A video which went viral recently was that of a father who had captured his daughter taking endless selfies, innocently pulling an array of faces at herself, for that one perfect 'selfie'. I have to confess to being a little amused at the sheer determination of the young lady involved and her apparent focus on the task - if only all students could apply this level of concentration in the classroom...!
It is unfortunate that something which can clearly cause so much entertainment can also have a negative side too - we have heard many stories about selfies being used for sexting and how they can have serious consequences for all concerned. However, in a recent article from market research company Vobxurner, they identify some of the less innocent selfie trends that are also emerging.
Young consumers are taking to using rather unnerving selfies accompanied by even more unnerving hashtags. Snapping away at funerals (#funeralselfie) and with homeless people (#homelessselfie) is considered a ‘thing,’ and shows how a fun and positive trend can flip 180 into being dark, sinister and so blatantly disrespectful.
The young and vulnerable
Young girls are hashtagging the #thighgap trend, which came about earlier this year, closely followed by the #bikinigap. To explain, the thigh gap is the gap in between the legs, that only skinny people (or people with wide-set hips) can attain, and the bikini gap is when your hip bones protrude creating a gap in between a girl’s, or boy’s for that matter, bikini bottoms or trunks. This scary phase is promoting an unhealthy lifestyle, especially for teenage girls who are so vulnerable and at risk of eating disorders.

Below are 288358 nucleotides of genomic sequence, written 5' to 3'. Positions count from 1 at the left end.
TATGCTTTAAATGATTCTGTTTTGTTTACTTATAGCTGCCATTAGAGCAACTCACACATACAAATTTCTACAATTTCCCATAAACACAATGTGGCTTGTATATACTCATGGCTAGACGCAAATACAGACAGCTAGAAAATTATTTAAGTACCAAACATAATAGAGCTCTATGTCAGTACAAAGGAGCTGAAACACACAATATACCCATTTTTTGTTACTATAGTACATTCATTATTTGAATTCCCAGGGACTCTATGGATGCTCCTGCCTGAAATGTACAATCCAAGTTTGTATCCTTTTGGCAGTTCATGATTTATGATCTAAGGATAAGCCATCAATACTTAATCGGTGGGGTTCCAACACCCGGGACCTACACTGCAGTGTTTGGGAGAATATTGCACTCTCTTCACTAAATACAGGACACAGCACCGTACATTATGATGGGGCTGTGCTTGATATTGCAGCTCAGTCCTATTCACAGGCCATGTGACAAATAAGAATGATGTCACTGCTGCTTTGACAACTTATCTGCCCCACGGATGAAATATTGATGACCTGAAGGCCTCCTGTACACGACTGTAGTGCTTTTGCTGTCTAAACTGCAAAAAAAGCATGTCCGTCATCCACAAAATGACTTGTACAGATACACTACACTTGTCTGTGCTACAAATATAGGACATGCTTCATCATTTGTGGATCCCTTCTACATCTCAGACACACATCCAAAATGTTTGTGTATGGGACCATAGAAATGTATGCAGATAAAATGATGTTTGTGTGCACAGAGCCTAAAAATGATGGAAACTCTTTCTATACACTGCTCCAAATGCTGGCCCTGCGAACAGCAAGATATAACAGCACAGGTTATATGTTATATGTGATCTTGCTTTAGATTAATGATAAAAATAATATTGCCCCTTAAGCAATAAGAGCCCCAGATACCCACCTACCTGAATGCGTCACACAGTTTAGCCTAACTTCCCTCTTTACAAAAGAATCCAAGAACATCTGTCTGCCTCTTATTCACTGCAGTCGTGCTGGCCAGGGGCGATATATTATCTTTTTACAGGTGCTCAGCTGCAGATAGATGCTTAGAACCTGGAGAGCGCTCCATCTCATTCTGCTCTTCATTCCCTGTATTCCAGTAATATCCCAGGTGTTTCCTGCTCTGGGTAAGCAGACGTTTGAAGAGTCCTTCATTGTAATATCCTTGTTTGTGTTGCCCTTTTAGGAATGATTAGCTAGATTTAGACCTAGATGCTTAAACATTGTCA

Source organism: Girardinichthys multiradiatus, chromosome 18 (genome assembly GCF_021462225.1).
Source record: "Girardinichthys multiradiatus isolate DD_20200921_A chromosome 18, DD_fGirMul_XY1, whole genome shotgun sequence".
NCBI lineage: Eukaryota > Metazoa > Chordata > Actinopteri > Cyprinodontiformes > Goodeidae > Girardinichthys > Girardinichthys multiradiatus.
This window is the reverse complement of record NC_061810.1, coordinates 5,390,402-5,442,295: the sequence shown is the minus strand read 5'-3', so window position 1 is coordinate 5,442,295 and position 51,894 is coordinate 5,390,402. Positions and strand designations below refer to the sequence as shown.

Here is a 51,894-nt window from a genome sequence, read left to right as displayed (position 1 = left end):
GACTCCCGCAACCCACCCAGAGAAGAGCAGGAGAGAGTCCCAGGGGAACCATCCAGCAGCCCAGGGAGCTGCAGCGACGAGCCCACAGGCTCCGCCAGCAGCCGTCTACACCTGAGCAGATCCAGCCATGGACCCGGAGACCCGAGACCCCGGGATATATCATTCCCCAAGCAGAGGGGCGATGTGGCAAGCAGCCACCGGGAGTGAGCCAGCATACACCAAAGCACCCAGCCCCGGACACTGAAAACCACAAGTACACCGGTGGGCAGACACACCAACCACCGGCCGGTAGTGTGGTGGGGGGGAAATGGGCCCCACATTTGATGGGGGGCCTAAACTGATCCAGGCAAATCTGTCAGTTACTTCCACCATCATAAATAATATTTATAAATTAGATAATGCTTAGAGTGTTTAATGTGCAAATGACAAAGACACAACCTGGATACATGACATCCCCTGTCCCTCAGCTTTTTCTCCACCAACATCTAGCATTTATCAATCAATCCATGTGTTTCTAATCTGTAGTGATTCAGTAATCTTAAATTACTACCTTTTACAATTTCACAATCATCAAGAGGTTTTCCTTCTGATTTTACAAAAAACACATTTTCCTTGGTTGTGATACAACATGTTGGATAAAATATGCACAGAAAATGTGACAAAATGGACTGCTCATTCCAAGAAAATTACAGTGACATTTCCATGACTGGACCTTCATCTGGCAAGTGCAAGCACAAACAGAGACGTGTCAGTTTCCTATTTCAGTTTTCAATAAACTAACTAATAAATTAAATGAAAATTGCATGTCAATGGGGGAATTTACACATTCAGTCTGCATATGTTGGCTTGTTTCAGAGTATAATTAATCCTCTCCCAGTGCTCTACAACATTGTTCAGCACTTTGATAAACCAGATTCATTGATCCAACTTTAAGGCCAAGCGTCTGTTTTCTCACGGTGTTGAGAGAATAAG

Kim Kardashian’s ‘Selfish’ book
It would be a crime to write an article on the subject of selfies without Kim K’s name being mentioned. The queen of selfies has created a book titled, ‘Selfish,’ which simply contains a whole load of selfies. Dubbed narcissistic by many, this shows how everyone has become somewhat self-absorbed. Or perhaps we always were and this is just a new way to document it. As the Wall Street Journal put it so aptly, "Get over your selfie.”
People are going to extreme measures and putting themselves in danger to take that absolutely perfect selfie.
Most recently a couple fell to their death after trying to take a snapshot while on holiday in Lisbon, Portugal. Meanwhile an Italian girl plunged 60ft to her death as she attempted to take a selfie while on rocks in the seaside town of Taranto.
If this doesn’t prove the trend has gone too far, nothing will.
There’s now an ‘anti-selfie’ app to counteract the countless number of selfies continuously surfacing on the Internet. SLMMSK comes with a special set of filters. Users simply turn on the camera function to get some of the best obscuring filters around. Thanks to the app’s facial detection technology, users can recreate and edit images so as to hide the fact that that it was originally a selfie. There’s the option to blur your face, hide your eyes, cover yourself with emojis or just add a frown in real-time.
If you have spotted a selfie trend among your school community, please let us know by using the comments section below.